The SOD-catalysed dismutation of superoxide may be written with the following half-reactions :
• M(n+1)+-SOD + O2− → Mn+-SOD + O2
• Mn+-SOD + O2− + 2H+ → M(n+1)+-SOD + H2O2.
where M = Cu (n=1) ; Mn (n=2) ; Fe (n=2) ; Ni (n=2).
In this reaction the oxidation state of the metal cation oscillates between n and n+1.
Superoxide dismutase and pulmonary oxygen toxicity: lessons from transgenic and knockout mice (Review).

BRENDA - The Comprehensive Enzyme Information SystemURL:
KEGG PathwaysPATHWAY: map05014
Human Metabolome DatabaseHMDB02168
  • Cell signaling and Ligand transport
  • Structural proteins

SOD1 was found to have a widespread distribution in a variety of cells. The expression of cytoplasmic SOD1 is stable and its activity is often considered as an internal control for SOD1 gene expression.
Despite the fact that SOD2 is expressed in many cell types and tissues at relatively high levels it is also highly regulated by a variety of intracellular and environmental cues. Characterization of the 5′-flanking genomic region from rat, bovine, and human and indicates that the SOD2 promoter is TATA and CAAT-less but contains GC-rich sequences immediately upstream from the transcription initiation site. Computer analysis and foot-printing assays reveal a number of putative binding sites for Sp1 and AP2 transcription factors in the proximal promoter of human SOD2. The two proteins have opposite effects on SOD2 expression: while the Sp1 element positively promotes transcription, the AP2 proteins significantly repress the promoter activity.

In contrast to intracellular SOD1 and SOD2, the expression of SOD3 appears restricted to only a few cell types in several tissues. High levels of SOD3 expression have been documented for alveolar type II cells, proximal renal tubular cells, vascular smooth muscular cells, lung macrophages and few cultured fibroblast cell lines. The features regulating such highly specific expression are not yet known, but analysis of the 5′-flanking region of human SOD3 reveals several potential regulatory sequences such as a glucocorticoid response element, xenobiotic response element, and an antioxidant response element. Computer analysis of murine SOD3 proximal promoter reveals multiple putative binding sites for the Ets family of transcription factors. The importance of these proteins in regulating cell-specific expression has yet to be elucidated. The promoter region of SOD3 lacks typical TATA or CAAT boxes but possesses purine-rich sequences.
Review article


CuZnSOD gene contains regulatory elements such as nuclear factor-1, specificity protein-1, activator protein-1 and -2, glucocorticoid response element, heat shock transcription factor, nuclear factor {kappa} B, and the metal responsive element.
Superoxide Dismutases in the Lung and Human Lung Diseases , regulation


Mice overexpressing CuZnSOD are resistant to allergen-induced lung toxicity, suggesting that SOD is important in the pathogenesis of allergic inflammation and asthma.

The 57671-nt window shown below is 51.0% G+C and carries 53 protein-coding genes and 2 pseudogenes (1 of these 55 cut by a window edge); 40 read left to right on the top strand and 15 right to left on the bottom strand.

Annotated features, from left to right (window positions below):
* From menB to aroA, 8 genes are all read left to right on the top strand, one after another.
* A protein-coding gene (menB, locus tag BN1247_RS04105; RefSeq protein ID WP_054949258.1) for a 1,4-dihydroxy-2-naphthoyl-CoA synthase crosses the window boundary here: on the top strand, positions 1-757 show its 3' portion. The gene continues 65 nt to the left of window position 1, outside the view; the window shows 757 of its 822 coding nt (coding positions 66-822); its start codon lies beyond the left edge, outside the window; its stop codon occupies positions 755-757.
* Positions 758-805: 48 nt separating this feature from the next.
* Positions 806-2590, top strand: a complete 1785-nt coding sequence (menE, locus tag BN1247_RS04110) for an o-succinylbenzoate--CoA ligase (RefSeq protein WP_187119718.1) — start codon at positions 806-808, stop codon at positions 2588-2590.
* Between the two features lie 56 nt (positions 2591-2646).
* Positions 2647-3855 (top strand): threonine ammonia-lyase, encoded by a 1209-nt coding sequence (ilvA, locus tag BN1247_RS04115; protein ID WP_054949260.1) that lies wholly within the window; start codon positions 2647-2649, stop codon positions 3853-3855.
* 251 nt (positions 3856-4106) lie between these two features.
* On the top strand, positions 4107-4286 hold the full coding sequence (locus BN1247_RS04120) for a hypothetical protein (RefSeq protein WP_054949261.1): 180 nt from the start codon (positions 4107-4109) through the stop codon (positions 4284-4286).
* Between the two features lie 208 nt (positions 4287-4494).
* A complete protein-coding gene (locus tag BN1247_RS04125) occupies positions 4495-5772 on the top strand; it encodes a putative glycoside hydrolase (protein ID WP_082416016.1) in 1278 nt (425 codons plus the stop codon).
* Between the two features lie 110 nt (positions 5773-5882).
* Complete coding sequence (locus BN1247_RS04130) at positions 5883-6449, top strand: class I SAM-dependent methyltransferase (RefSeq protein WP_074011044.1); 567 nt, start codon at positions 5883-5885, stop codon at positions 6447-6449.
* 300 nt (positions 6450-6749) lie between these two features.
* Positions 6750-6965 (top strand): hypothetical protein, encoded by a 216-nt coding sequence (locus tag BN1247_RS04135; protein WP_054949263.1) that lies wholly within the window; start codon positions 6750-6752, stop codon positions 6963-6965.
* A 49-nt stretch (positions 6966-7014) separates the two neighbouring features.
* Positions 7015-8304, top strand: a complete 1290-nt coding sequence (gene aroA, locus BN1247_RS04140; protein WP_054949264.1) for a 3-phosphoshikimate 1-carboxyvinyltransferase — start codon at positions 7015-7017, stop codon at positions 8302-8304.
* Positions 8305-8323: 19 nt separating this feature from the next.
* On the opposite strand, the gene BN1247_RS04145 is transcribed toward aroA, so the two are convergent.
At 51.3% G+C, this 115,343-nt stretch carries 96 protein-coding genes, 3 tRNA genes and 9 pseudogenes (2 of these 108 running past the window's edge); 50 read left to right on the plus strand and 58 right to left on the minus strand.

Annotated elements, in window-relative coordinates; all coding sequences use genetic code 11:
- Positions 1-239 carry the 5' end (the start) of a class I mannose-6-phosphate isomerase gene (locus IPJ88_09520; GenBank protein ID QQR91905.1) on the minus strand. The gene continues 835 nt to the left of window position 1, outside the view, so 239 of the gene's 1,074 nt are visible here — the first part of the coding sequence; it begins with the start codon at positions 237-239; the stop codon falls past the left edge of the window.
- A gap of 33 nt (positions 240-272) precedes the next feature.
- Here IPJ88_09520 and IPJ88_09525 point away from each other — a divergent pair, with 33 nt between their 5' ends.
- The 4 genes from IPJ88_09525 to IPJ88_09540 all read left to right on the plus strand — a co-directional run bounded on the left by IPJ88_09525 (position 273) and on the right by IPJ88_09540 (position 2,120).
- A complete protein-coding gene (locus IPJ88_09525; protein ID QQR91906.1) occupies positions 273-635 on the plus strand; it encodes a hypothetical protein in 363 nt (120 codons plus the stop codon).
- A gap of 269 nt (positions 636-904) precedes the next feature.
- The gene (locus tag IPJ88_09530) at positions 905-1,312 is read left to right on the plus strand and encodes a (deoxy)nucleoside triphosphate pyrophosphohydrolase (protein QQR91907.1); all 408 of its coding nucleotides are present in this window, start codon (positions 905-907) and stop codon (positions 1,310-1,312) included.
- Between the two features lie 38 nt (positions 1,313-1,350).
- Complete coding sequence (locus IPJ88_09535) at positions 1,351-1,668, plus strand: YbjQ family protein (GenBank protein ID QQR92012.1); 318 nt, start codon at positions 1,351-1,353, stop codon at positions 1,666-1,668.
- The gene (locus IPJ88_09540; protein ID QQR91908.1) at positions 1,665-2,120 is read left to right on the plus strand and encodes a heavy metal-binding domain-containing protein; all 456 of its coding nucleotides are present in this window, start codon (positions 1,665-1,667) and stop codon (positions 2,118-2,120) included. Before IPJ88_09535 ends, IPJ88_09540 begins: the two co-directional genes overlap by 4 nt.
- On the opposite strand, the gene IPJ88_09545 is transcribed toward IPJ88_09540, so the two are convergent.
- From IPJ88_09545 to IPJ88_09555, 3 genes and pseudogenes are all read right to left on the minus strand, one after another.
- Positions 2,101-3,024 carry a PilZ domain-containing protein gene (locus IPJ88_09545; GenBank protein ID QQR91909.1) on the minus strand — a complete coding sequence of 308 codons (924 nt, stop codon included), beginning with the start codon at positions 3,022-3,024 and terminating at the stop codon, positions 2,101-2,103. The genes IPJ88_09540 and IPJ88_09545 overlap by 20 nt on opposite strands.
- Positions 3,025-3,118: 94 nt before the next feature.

The past decade has brought us new evidence of SOD’s involvement in a number of diseases and pathologies: ALS, Down’s syndrome, and premature aging are probably just some of the pathological conditions that develop due to altered SOD activity and ROS concentration. New, emerging questions such as what role the extracellular form of SOD plays in cardiovascular and pulmonary diseases, and how it affects our ability to learn, still need to be answered. With a wealth of information provided in this field over the last few years we are just beginning to understand the significance of SOD in biology and pathology. The further gain of knowledge about the mechanisms of cell and tissue-specific regulation of SOD gene expression and their signal transduction pathways may also lead to the design of new drugs and strategies directed at regulating levels of these enzymes in particular tissues, cell types, and compartments without affecting other cells.

2010-11-01T19:34:53 - Gianpiero Pescarmona

J Biol Chem. 1993 Jul 25;268(21):15394-8.
Cold-induced brain edema in mice. Involvement of extracellular superoxide dismutase and nitric oxide.

Oury TD, Piantadosi CA, Crapo JD.

Department of Pathology, Duke University Medical Center, Durham, North Carolina 27710.

The role of extracellular superoxide in the pathogenesis of vasogenic edema was studied using transgenic mice expressing a 5-fold increase in extracellular superoxide dismutase (EC-SOD) activity in their brains. Increased EC-SOD expression offered significant protection against edema development after cold-induced injury (44% less edema than nontransgenic littermates, p < 0.05). Since iron may contribute to vasogenic edema by catalyzing the production of hydroxyl radical from superoxide and hydrogen peroxide, the effects of the chelator deferoxamine were studied. Deferoxamine reduced edema formation after cold-induced injury (43% less edema than controls, p < 0.05); however, treatment with iron-saturated deferoxamine also reduced edema development in mice (32-48% less edema, p < 0.05). This suggested that the protection offered by deferoxamine was independent of its ability to chelate iron.
An iron-independent mechanism by which superoxide can contribute to vasogenic edema is via reaction with nitric oxide to produce the potentially toxic peroxynitrite anion, which is also scavenged by deferoxamine. Mice treated with an inhibitor of nitric oxide synthase were protected against cold-induced edema (37% less edema, p < 0.05). EC-SOD transgenic mice received no additional protection by inhibition of nitric oxide synthesis, supporting this novel alternative mechanism of edema formation.